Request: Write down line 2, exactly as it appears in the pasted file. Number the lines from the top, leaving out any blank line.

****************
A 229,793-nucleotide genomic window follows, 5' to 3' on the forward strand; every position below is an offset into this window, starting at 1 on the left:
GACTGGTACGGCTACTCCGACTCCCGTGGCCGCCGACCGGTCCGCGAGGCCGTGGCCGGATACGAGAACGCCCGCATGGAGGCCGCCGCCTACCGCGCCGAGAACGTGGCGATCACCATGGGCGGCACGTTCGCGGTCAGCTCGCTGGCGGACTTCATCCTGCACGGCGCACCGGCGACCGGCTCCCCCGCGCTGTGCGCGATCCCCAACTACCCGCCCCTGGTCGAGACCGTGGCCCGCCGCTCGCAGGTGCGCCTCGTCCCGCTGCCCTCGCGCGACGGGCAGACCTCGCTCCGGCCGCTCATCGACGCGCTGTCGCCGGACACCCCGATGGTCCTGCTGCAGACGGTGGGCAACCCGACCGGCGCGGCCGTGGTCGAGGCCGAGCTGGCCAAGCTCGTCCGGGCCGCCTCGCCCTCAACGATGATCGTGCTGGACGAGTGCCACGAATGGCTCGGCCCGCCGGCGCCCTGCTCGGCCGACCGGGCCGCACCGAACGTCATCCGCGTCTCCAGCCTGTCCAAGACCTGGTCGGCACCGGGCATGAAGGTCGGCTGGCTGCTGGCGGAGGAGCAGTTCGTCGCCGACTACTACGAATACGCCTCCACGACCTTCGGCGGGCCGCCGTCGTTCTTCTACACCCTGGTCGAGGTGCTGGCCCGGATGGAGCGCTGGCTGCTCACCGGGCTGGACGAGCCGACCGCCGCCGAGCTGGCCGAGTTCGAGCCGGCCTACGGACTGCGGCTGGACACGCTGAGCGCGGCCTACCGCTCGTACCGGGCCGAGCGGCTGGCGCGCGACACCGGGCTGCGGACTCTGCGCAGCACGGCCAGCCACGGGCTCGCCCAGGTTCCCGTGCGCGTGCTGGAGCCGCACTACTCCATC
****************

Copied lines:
GACTGGTACGGCTACTCCGACTCCCGTGGCCGCCGACCGGTCCGCGAGGCCGTGGCCGGATACGAGAACGCCCGCATGGAGGCCGCCGCCTACCGCGCCGAGAACGTGGCGATCACCATGGGCGGCACGTTCGCGGTCAGCTCGCTGGCGGACTTCATCCTGCACGGCGCACCGGCGACCGGCTCCCCCGCGCTGTGCGCGATCCCCAACTACCCGCCCCTGGTCGAGACCGTGGCCCGCCGCTCGCAGGTGCGCCTCGTCCCGCTGCCCTCGCGCGACGGGCAGACCTCGCTCCGGCCGCTCATCGACGCGCTGTCGCCGGACACCCCGATGGTCCTGCTGCAGACGGTGGGCAACCCGACCGGCGCGGCCGTGGTCGAGGCCGAGCTGGCCAAGCTCGTCCGGGCCGCCTCGCCCTCAACGATGATCGTGCTGGACGAGTGCCACGAATGGCTCGGCCCGCCGGCGCCCTGCTCGGCCGACCGGGCCGCACCGAACGTCATCCGCGTCTCCAGCCTGTCCAAGACCTGGTCGGCACCGGGCATGAAGGTCGGCTGGCTGCTGGCGGAGGAGCAGTTCGTCGCCGACTACTACGAATACGCCTCCACGACCTTCGGCGGGCCGCCGTCGTTCTTCTACACCCTGGTCGAGGTGCTGGCCCGGATGGAGCGCTGGCTGCTCACCGGGCTGGACGAGCCGACCGCCGCCGAGCTGGCCGAGTTCGAGCCGGCCTACGGACTGCGGCTGGACACGCTGAGCGCGGCCTACCGCTCGTACCGGGCCGAGCGGCTGGCGCGCGACACCGGGCTGCGGACTCTGCGCAGCACGGCCAGCCACGGGCTCGCCCAGGTTCCCGTGCGCGTGCTGGAGCCGCACTACTCCATC